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Obama Rebounds From the Wright Stuff

Bad news for Hillary. Media hype aside, the latest poll numbers and delegate counts suggest that Barack Obama’s path to the Democratic nomination is still fairly straightforward.

by
Bill Bradley

Bio

May 5, 2008 - 3:45 am

Well, I’d thought at the beginning of last week that Jeremiah Wright’s National Press Club appearance was the wildcard of the week. And how. Barack Obama is only now starting to recover from Jeremiah’s jeremiad. So his numbers in tomorrow’s primaries in North Carolina and Indiana are likely to be depressed. Look for an Obama loss in Indiana and a less than thunderous win in North Carolina.

Nevertheless, Obama’s path to the Democratic nomination is still pretty straightforward. Even with all the turbulence, he’s getting the lion’s share of superdelegates who have come down off the fence. Since Clinton’s 9-point win in Pennsylvania the week before last, Obama has nearly made up her edge in Keystone State delegates, keeping him comfortably ahead.

It’s virtually impossible for Clinton to catch Obama in the race for earned delegates.

Barack Obama barely won the Guam primary on Saturday – it’s called a caucus but functions as a primary run by the Democratic Party – in which people vote throughout the day with secret ballots. Obama ended up with 50.1% of the vote to Hillary Clinton’s 49.9%. He led from the start of the long count, in all areas of the island territory by six to eight percent until the votes were counted in Guam’s largest town, Dededo. There Clinton came on strong. Interestingly enough, many ballots were discarded there. Obama and Clinton will split the four pledged delegates available from the Pacific island, 5500 miles from Los Angeles.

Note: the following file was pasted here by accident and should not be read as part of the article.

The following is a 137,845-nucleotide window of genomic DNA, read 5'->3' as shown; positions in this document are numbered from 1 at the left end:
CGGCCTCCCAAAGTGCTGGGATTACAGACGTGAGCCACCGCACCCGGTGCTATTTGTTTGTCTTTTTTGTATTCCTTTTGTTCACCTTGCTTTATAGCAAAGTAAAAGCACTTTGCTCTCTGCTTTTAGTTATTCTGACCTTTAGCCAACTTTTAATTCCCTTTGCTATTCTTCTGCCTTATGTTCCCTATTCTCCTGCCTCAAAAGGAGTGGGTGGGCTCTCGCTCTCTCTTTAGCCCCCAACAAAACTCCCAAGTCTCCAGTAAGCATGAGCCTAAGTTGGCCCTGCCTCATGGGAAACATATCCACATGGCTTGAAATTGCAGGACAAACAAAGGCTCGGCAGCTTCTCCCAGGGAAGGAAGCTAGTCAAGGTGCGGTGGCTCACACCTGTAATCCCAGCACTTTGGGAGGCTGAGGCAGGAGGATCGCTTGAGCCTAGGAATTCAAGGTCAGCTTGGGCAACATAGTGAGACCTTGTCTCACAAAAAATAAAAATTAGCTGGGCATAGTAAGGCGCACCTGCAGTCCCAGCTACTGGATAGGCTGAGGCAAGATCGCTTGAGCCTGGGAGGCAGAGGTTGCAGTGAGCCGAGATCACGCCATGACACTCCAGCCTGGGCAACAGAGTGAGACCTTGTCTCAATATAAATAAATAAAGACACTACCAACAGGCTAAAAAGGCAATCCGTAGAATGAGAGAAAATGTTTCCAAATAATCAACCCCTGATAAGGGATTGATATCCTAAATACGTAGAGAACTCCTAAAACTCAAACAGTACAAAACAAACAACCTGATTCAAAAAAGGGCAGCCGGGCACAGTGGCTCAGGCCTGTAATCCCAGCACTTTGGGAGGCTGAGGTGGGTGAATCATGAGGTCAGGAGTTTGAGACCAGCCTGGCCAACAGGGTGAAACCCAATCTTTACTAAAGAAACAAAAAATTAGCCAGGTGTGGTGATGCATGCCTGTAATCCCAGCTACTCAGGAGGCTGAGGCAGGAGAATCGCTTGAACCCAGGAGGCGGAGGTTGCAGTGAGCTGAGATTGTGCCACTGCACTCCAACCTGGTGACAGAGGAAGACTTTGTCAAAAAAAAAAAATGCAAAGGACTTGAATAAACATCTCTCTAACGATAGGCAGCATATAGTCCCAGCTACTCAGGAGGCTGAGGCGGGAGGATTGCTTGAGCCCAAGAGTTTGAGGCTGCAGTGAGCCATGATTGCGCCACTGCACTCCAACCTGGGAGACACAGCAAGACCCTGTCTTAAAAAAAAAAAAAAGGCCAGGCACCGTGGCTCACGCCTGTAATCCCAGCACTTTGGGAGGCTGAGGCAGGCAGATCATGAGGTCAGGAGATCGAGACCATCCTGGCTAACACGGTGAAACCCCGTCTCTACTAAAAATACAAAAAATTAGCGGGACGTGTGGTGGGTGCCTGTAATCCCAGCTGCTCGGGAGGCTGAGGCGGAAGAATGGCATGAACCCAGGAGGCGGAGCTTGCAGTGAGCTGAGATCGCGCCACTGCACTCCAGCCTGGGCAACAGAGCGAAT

A new territorial party chair and vice chair were also elected today, both superdelegates, replacing the pro-Clinton party chair, and they are for Obama.

Obama picked up three other superdelegates Saturday, to Clinton’s one, including the New Mexico state party chairman, whose state narrowly went for Clinton after a count that mysteriously lasted for about ten days.

So Obama picks up five superdelegates and two earned delegates Saturday; Clinton picks up one superdelegate and two earned delegates. Prior to that, in the post-Pennsylvania days, Obama had picked up 15 superdelegates to Clinton’s 10. So Obama has already nearly erased Clinton’s delegate gain from Pennsylvania.

The Rasmussen robopoll track shows Barack Obama in the same statistical dead heat with Hillary Clinton nationally that he was in the previous two nights. It’s Clinton 45%, Obama 45%. While Obama had an 8-point lead before Wright’s meltdown at the National Press Club on Monday, it appears that he has bottomed out in the Democratic race.

Yesterday’s CBS poll has even better news for Obama, showing him opening up a lead on Clinton again and also leading John McCain. This is a pattern we saw a while back when Wright’s sometimes incendiary sermonizing became a round-the-clock staple of cable TV, talk radio, and the blogosphere. As the shock wore off – in part due to its constant repetition – Obama rose up again. The same pattern happened again with Bittergate.

Perhaps more worryingly for Obama, a majority of voters in the poll say that his denunciation of Wright on Tuesday was likely driven by politics rather than outrage. And a majority feel that Obama may well share at least some of Wright’s view.